The Lib Dem's Rob Blackie says his campaign will focus on "tackling crime, keeping London welcoming for European citizens and others who are threatened by Home Office incompetence, and cleaning up London’s rivers". His big policy idea is to create a public housing developer, the London Housing Company, to get home building back on track.

Reform's Howard Cox has three simple pledges: Scrap ULEZ, Cut Crime and Ditch Khan. The first echoes the Tory candidate, the second echoes every candidate ever, and the third is a logical consequence of winning rather than a policy.

Quick reminder: Who were the previous Mayors of London?

Only three people have served as Mayor of London since the role was created at the turn of the millennium. The election takes place every four years (with one anomaly caused by Covid).

  • Ken Livingstone ruled the roost from 2000 until 2008, having performed a similar role as head of the Greater London Council in the 1980s.
  • Boris Johnson succeeded him in 2008, and remained in post for two full terms until 2016. (Although some would say his attentions had wandered elsewhere in the final years.)
  • Sadiq Khan took on the mantle in 2016. He was re-elected in 2021 in an election delayed for a year because of Covid-19.

(Hilariously, Chat-GPT thought that Shaun Bailey had also served as Mayor, when we asked a few months ago. He was the defeated Tory candidate in the 2021 election.)

What powers does the Mayor of London actually have?

The new City Hall in Docklands
City Hall, home of the Mayor of London and the London Assembly. Image Matt Brown

For such a high-profile position, the Mayor of London has surprisingly limited direct authority — and most of this power is concentrated in a few pockets: transport, policing and housing.

And they can't just do as they please. The Mayor's initiatives are scrutinised and held to account by the London Assembly. Mayor and Assembly together form the Greater London Authority (GLA), which works closely with local councils and is required to follow central government guidance.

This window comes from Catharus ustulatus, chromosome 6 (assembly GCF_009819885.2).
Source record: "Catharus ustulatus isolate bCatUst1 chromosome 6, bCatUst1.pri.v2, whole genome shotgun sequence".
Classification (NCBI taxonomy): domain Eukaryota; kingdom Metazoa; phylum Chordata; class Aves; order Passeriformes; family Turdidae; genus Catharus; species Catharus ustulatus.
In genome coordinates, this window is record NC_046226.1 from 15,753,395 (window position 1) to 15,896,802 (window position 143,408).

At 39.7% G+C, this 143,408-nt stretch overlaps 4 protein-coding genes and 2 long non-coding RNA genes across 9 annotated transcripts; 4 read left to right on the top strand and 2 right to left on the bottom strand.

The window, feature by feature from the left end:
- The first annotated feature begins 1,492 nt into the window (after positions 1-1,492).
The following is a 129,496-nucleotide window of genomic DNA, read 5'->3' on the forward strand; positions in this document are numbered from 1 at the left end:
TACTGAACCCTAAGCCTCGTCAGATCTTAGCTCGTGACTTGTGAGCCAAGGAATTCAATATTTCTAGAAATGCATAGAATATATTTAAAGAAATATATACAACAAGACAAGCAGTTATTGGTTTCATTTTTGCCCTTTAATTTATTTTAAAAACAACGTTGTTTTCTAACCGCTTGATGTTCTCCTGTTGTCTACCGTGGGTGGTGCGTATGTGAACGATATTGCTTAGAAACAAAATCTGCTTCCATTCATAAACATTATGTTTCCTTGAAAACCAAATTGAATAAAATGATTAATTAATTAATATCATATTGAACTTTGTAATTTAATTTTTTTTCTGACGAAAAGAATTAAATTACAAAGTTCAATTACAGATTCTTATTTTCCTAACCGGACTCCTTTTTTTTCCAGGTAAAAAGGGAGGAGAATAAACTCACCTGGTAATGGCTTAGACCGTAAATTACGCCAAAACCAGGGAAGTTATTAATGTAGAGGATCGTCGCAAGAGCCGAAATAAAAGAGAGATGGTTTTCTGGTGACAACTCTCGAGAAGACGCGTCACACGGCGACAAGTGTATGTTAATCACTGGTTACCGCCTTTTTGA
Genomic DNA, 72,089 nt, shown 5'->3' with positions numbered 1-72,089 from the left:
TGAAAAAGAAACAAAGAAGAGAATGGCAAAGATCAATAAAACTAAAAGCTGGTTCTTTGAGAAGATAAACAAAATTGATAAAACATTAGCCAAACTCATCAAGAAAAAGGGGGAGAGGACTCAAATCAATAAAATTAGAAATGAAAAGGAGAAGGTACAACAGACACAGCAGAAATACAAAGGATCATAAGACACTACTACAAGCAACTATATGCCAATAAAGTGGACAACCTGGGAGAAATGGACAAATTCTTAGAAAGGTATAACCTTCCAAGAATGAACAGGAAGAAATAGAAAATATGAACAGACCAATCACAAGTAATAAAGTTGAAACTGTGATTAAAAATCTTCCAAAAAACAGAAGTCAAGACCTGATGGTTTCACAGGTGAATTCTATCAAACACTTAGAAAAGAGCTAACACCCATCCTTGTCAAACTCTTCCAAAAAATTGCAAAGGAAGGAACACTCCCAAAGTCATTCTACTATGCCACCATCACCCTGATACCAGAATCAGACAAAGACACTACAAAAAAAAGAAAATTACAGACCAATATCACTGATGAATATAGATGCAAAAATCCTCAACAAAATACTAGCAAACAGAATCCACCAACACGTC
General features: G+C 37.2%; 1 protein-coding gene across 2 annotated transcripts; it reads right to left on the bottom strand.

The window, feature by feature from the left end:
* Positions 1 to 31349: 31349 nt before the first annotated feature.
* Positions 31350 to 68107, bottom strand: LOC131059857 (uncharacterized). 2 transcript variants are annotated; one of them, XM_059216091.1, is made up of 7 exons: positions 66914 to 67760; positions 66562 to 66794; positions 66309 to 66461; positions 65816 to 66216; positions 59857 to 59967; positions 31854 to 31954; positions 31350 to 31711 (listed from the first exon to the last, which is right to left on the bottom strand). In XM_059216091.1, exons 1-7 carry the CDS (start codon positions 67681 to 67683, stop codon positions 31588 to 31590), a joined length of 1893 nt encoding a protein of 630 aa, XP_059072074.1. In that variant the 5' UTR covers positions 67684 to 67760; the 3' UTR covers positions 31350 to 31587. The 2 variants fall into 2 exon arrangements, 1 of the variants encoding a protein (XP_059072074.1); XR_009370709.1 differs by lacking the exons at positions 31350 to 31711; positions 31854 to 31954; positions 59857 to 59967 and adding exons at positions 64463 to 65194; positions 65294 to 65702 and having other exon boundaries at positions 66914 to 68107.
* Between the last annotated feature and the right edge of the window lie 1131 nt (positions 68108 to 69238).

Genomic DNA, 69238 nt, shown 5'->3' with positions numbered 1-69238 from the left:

So while a Mayor has the power to, say, develop planning strategy, it's down to local councils to approve this — and, in turn, central government is in control of how these councils are allowed to raise the requisite funds.

An outline of the role can be found here.

How does Mayoral voting work?

It's all change this year. We're moving to a first-past-the-post system. In the Mayoral election, the candidate with the most votes wins. Simple as.

You may recall that in previous elections, you had to express a first and second preference for Mayor. If no candidate won an absolute majority (i.e. more than 50%) of first choice votes, all but the top two candidates were eliminated, and votes for eliminated candidates were redistributed according to the voters' second choice candidates. But this time it's first-past-the-post.

How does the London Assembly vote work?

You'll vote for your Assembly members at the same time as casting a Mayoral vote. Here, you get to vote twice:

1) Vote for a constituency member. London is divided into 14 constituencies, which are typically pairings of neighbouring boroughs, like Greenwich and Lewisham, or Croydon and Sutton. A number of candidates will stand in each constituency, and you select the one you'd most like to represent you. Again, first-past-the-post wins.

2) You also get a say in who gets to be London-wide Assembly Members. Here, however, you vote for a party rather than an individual. Once votes are counted, 11 London-wide Assembly Members are appointed based on party share of vote, with individuals drawn from pre-published lists.

Who can vote?

If you're over 18, registered to vote and live within one of London's 33 local authorities, then you're good. The ballot box beckons for all registered electors who meet those criteria, be they British, Irish, Commonwealth or European Union citizens. Find out more about registering here.

Will I need ID to vote?

Yes, voter ID will be required, along similar lines to other recent elections.

Who's the favourite to win?

With the election fast approaching, incumbent Khan retains a convincing poll lead over his nearest rival Susan Hall. A poll in early April has him 24 points ahead, stats that have hardly changed since the race for City Hall began. It appears that Khan has ridden through any ULEZ backlash relatively unscathed.

That said, polls can be misleading. This election sees the introduction of voter ID, and the adoption of the first-past-the-post system, both of which add uncertainty to the result.

When will we know the result

Barring any mishaps, the votes should be counted and results announced on 3 May 2024, the day after the election.

Last Updated 15 April 2024